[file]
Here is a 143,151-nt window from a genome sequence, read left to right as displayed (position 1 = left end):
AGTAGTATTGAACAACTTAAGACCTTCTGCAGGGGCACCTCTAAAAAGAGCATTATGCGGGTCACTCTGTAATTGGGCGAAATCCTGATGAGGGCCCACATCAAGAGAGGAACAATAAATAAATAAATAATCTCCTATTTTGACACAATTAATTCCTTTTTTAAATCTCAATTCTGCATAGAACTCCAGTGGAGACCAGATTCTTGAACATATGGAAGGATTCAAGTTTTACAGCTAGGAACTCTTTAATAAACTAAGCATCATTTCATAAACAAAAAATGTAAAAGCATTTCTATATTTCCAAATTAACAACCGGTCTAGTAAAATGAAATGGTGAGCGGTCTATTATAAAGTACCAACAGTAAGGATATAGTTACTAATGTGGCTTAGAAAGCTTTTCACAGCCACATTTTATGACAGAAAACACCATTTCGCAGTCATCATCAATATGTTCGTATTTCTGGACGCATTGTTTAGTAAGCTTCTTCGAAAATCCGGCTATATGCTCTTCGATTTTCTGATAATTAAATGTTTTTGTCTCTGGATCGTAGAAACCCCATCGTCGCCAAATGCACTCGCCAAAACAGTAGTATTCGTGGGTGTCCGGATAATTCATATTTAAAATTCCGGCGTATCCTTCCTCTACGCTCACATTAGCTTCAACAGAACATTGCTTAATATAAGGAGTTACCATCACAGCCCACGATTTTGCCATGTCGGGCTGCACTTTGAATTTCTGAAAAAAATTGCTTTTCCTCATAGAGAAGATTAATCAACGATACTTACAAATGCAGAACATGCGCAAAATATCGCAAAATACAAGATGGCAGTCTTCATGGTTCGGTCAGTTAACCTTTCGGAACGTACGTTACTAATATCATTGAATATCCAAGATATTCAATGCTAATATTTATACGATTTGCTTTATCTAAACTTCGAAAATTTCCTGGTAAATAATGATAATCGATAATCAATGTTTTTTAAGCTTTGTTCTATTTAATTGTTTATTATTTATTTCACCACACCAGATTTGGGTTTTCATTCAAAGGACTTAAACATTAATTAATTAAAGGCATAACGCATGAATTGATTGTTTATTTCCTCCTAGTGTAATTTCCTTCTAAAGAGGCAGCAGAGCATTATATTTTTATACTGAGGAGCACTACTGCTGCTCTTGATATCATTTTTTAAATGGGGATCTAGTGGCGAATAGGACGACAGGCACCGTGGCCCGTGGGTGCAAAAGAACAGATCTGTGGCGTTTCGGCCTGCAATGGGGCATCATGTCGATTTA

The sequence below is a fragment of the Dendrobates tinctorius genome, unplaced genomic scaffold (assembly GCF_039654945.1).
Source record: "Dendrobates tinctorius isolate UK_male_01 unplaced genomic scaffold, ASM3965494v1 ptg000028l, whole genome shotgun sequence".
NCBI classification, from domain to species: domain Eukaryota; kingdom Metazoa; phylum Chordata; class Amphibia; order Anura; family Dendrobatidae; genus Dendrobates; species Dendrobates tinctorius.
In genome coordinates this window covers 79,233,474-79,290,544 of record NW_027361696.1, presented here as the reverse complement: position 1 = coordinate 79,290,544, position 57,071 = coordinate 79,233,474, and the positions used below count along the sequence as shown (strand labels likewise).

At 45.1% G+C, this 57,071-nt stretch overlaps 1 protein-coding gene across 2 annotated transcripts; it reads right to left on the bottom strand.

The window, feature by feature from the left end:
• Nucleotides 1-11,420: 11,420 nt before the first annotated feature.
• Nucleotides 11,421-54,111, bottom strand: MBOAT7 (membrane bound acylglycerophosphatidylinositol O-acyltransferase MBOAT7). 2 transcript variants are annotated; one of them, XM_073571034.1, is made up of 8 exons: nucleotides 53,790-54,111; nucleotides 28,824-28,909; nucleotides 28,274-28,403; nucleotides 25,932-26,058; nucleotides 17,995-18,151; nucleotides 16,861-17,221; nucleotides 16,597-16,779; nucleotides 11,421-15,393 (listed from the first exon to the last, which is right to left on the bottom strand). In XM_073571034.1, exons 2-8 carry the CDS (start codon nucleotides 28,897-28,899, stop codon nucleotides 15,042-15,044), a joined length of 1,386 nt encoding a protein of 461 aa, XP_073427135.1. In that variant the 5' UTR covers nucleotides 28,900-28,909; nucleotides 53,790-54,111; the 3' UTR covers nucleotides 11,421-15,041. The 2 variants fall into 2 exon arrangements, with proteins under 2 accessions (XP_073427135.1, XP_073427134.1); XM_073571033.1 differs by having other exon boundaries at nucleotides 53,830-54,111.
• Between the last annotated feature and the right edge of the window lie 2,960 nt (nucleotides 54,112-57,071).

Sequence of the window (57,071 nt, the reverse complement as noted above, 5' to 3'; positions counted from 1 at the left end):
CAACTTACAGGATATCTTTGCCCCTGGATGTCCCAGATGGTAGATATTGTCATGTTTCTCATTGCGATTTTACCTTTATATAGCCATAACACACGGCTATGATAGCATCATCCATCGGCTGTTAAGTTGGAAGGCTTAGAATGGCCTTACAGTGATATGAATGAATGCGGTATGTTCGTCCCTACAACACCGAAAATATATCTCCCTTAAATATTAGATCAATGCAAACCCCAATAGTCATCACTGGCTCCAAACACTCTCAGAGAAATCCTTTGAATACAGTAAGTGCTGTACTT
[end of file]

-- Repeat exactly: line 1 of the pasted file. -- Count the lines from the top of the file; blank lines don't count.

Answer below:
Here is a 143,151-nt window from a genome sequence, read left to right as displayed (position 1 = left end):